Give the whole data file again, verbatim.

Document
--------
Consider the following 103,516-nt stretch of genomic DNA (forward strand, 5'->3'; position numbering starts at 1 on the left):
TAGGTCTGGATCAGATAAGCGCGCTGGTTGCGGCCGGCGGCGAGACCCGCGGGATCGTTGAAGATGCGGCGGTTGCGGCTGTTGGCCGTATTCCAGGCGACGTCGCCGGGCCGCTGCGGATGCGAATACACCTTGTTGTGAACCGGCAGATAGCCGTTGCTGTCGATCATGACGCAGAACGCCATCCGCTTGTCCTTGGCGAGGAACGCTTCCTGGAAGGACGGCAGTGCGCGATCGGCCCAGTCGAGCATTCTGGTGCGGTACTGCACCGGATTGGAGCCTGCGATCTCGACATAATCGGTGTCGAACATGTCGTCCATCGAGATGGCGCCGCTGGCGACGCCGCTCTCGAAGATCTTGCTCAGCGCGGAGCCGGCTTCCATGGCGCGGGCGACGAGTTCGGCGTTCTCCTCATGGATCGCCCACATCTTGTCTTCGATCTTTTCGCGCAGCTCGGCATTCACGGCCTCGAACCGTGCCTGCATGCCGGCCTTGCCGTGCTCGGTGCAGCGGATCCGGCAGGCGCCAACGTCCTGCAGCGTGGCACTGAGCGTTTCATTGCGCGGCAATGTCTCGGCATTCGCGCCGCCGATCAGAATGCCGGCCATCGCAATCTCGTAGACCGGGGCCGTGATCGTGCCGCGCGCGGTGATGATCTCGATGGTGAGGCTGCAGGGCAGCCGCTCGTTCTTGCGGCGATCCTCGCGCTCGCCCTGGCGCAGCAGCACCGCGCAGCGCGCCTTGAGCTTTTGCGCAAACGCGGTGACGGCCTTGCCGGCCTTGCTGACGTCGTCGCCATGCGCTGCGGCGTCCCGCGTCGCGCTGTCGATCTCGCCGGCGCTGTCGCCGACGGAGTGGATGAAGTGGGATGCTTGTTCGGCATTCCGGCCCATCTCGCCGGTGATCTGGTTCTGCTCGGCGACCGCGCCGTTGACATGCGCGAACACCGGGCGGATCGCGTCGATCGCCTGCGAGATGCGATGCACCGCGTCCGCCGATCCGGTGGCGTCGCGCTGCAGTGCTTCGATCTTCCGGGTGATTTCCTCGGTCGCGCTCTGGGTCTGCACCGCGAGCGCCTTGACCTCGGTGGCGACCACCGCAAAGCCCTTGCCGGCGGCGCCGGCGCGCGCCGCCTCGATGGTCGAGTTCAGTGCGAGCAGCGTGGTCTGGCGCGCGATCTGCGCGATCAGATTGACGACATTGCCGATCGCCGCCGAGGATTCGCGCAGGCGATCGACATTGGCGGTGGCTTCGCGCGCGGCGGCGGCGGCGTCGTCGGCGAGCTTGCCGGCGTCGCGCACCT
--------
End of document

Consider the following 103,516-nt stretch of genomic DNA (forward strand, 5'->3'; position numbering starts at 1 on the left):
TAGGTCTGGATCAGATAAGCGCGCTGGTTGCGGCCGGCGGCGAGACCCGCGGGATCGTTGAAGATGCGGCGGTTGCGGCTGTTGGCCGTATTCCAGGCGACGTCGCCGGGCCGCTGCGGATGCGAATACACCTTGTTGTGAACCGGCAGATAGCCGTTGCTGTCGATCATGACGCAGAACGCCATCCGCTTGTCCTTGGCGAGGAACGCTTCCTGGAAGGACGGCAGTGCGCGATCGGCCCAGTCGAGCATTCTGGTGCGGTACTGCACCGGATTGGAGCCTGCGATCTCGACATAATCGGTGTCGAACATGTCGTCCATCGAGATGGCGCCGCTGGCGACGCCGCTCTCGAAGATCTTGCTCAGCGCGGAGCCGGCTTCCATGGCGCGGGCGACGAGTTCGGCGTTCTCCTCATGGATCGCCCACATCTTGTCTTCGATCTTTTCGCGCAGCTCGGCATTCACGGCCTCGAACCGTGCCTGCATGCCGGCCTTGCCGTGCTCGGTGCAGCGGATCCGGCAGGCGCCAACGTCCTGCAGCGTGGCACTGAGCGTTTCATTGCGCGGCAATGTCTCGGCATTCGCGCCGCCGATCAGAATGCCGGCCATCGCAATCTCGTAGACCGGGGCCGTGATCGTGCCGCGCGCGGTGATGATCTCGATGGTGAGGCTGCAGGGCAGCCGCTCGTTCTTGCGGCGATCCTCGCGCTCGCCCTGGCGCAGCAGCACCGCGCAGCGCGCCTTGAGCTTTTGCGCAAACGCGGTGACGGCCTTGCCGGCCTTGCTGACGTCGTCGCCATGCGCTGCGGCGTCCCGCGTCGCGCTGTCGATCTCGCCGGCGCTGTCGCCGACGGAGTGGATGAAGTGGGATGCTTGTTCGGCATTCCGGCCCATCTCGCCGGTGATCTGGTTCTGCTCGGCGACCGCGCCGTTGACATGCGCGAACACCGGGCGGATCGCGTCGATCGCCTGCGAGATGCGATGCACCGCGTCCGCCGATCCGGTGGCGTCGCGCTGCAGTGCTTCGATCTTCCGGGTGATTTCCTCGGTCGCGCTCTGGGTCTGCACCGCGAGCGCCTTGACCTCGGTGGCGACCACCGCAAAGCCCTTGCCGGCGGCGCCGGCGCGCGCCGCCTCGATGGTCGAGTTCAGTGCGAGCAGCGTGGTCTGGCGCGCGATCTGCGCGATCAGATTGACGACATTGCCGATCGCCGCCGAGGATTCGCGCAGGCGATCGACATTGGCGGTGGCTTCGCGCGCGGCGGCGGCGGCGTCGTCGGCGAGCTTGCCGGCGTCGCGCACCT